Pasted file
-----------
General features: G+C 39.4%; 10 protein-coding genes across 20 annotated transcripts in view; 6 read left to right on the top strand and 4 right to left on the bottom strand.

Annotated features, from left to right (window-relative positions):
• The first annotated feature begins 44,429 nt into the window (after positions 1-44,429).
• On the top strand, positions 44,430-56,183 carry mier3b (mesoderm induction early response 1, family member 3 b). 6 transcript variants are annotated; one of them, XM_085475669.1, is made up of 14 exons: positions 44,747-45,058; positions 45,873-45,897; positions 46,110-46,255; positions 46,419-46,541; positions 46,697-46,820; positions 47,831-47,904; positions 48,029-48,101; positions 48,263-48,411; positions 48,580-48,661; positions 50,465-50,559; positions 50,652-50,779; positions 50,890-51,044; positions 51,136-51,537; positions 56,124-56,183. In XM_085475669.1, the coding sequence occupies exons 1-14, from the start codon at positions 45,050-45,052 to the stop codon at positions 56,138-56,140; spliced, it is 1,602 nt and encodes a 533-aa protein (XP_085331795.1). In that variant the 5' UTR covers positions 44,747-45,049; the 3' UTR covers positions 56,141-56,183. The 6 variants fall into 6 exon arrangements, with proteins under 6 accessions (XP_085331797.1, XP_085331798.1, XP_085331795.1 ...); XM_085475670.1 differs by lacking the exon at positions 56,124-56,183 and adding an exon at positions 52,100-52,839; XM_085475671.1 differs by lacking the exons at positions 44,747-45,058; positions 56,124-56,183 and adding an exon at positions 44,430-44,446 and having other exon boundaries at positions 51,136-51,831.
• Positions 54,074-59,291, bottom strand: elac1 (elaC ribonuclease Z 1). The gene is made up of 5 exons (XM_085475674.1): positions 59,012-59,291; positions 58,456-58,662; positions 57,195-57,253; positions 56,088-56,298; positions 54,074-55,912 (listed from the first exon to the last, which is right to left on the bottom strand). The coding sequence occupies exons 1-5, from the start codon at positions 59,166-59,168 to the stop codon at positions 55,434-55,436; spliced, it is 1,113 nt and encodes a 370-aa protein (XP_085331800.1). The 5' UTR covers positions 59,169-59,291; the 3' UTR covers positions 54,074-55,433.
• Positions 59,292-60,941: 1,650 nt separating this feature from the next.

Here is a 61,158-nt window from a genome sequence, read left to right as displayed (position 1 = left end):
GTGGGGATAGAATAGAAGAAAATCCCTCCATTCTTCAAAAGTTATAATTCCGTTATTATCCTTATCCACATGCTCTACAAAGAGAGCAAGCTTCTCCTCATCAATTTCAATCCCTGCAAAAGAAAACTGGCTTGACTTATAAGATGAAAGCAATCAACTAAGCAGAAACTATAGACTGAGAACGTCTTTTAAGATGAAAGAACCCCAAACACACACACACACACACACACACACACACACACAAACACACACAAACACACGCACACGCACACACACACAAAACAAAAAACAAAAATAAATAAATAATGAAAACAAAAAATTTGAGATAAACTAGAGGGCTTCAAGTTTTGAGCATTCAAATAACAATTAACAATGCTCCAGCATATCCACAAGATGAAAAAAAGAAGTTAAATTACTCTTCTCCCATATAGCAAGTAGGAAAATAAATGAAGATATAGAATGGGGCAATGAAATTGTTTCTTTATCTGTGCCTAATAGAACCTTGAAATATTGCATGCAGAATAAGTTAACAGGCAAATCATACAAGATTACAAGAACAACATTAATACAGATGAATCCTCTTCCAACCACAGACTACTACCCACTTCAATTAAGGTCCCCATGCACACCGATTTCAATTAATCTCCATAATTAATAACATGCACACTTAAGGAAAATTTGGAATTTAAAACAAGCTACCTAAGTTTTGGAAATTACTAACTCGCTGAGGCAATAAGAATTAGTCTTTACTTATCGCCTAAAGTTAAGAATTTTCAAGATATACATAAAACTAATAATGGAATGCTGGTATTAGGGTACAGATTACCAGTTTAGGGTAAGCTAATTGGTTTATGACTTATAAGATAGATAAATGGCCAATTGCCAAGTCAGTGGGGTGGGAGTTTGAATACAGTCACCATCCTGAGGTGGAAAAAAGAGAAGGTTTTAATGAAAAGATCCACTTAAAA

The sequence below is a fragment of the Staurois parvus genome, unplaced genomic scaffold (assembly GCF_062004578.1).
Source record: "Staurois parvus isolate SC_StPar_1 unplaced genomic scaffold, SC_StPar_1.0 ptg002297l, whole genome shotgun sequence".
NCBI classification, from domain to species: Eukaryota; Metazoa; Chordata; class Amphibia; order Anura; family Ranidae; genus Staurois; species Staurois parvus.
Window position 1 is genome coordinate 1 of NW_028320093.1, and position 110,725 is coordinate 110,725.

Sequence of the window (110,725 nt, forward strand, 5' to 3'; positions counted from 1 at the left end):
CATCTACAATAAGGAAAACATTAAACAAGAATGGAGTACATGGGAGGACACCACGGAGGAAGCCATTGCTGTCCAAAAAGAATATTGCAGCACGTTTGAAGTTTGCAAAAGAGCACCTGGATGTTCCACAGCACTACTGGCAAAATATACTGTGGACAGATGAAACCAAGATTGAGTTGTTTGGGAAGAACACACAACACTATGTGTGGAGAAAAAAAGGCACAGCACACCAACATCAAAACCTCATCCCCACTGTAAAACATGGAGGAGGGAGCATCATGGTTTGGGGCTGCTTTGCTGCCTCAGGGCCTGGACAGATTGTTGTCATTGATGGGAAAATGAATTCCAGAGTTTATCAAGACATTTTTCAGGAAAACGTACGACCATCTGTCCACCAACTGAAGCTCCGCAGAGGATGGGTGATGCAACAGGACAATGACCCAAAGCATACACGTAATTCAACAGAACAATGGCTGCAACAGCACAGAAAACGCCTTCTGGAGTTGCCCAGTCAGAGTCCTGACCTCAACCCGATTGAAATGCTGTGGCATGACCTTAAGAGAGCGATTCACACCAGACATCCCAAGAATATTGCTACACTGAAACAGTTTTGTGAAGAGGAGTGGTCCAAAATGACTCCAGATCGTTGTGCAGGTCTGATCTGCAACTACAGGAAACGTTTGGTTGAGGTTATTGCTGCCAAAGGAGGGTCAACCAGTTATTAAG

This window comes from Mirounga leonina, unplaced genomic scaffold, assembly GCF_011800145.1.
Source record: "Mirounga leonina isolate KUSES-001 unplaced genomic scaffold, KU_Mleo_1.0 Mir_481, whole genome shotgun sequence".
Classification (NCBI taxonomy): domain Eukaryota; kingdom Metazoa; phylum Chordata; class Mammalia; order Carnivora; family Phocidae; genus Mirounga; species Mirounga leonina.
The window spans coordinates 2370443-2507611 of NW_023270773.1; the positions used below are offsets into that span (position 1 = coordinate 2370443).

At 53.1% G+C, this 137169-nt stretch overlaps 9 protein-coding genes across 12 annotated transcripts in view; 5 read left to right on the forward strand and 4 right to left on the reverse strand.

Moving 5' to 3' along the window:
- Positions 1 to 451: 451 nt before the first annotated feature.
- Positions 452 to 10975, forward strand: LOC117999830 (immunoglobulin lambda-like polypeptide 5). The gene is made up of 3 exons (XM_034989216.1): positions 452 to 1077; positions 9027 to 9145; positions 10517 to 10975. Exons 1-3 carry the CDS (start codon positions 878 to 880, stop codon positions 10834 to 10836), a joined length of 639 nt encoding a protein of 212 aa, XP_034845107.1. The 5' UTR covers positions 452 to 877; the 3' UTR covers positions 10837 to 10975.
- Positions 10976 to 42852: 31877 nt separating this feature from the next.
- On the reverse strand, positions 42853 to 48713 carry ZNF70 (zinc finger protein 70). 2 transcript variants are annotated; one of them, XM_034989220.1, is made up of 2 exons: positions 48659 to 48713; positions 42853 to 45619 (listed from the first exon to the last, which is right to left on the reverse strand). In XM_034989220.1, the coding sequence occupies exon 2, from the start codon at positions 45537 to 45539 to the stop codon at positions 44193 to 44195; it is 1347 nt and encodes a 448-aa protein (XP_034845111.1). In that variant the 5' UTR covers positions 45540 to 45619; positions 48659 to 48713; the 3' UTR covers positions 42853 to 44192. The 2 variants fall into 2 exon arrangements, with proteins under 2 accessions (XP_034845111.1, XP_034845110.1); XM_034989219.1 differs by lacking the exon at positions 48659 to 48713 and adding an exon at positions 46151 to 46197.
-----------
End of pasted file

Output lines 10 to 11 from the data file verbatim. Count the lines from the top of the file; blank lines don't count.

Source record: "Staurois parvus isolate SC_StPar_1 unplaced genomic scaffold, SC_StPar_1.0 ptg002297l, whole genome shotgun sequence".
NCBI classification, from domain to species: Eukaryota; Metazoa; Chordata; class Amphibia; order Anura; family Ranidae; genus Staurois; species Staurois parvus.